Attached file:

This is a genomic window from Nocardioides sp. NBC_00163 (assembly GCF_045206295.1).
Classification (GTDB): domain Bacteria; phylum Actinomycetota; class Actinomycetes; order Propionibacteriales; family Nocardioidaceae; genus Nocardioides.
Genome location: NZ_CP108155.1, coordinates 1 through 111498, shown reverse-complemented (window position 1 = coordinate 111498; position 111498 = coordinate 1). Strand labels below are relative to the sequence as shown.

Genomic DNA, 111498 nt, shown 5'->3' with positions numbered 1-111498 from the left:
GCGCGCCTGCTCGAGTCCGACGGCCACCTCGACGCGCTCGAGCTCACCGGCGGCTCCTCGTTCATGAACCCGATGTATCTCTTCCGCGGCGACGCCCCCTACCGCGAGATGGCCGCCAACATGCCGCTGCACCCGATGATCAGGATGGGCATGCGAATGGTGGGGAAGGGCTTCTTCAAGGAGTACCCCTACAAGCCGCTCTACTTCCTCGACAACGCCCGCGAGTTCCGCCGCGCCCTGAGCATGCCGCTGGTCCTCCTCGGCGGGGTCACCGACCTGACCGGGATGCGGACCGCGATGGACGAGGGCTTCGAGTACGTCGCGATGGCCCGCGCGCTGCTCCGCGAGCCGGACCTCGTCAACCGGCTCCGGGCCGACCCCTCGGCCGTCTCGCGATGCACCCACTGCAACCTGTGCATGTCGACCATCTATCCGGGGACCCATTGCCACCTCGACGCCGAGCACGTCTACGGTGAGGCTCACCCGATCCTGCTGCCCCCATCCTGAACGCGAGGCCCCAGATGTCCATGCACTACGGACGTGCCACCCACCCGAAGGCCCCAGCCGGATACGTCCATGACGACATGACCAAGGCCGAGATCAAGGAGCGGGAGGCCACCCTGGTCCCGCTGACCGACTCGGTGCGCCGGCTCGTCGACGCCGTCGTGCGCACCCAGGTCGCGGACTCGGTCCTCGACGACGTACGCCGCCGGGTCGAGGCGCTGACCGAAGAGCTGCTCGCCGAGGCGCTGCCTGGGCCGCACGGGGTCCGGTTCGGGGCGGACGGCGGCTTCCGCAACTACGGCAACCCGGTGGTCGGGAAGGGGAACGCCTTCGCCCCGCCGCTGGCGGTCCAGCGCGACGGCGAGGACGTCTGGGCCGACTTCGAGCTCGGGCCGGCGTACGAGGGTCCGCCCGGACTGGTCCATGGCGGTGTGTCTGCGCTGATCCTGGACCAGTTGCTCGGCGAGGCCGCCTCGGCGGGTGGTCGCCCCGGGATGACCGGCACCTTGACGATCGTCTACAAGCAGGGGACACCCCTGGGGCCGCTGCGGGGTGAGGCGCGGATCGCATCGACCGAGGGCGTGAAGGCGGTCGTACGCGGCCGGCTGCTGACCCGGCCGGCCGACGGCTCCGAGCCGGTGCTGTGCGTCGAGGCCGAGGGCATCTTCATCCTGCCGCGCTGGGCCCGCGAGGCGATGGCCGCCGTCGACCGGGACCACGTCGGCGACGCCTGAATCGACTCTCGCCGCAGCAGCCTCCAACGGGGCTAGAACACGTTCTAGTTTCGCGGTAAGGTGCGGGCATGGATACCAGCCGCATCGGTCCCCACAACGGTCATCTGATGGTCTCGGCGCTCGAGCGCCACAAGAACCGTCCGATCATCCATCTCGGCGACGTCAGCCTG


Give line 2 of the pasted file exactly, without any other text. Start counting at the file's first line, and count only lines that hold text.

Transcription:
Classification (GTDB): domain Bacteria; phylum Actinomycetota; class Actinomycetes; order Propionibacteriales; family Nocardioidaceae; genus Nocardioides.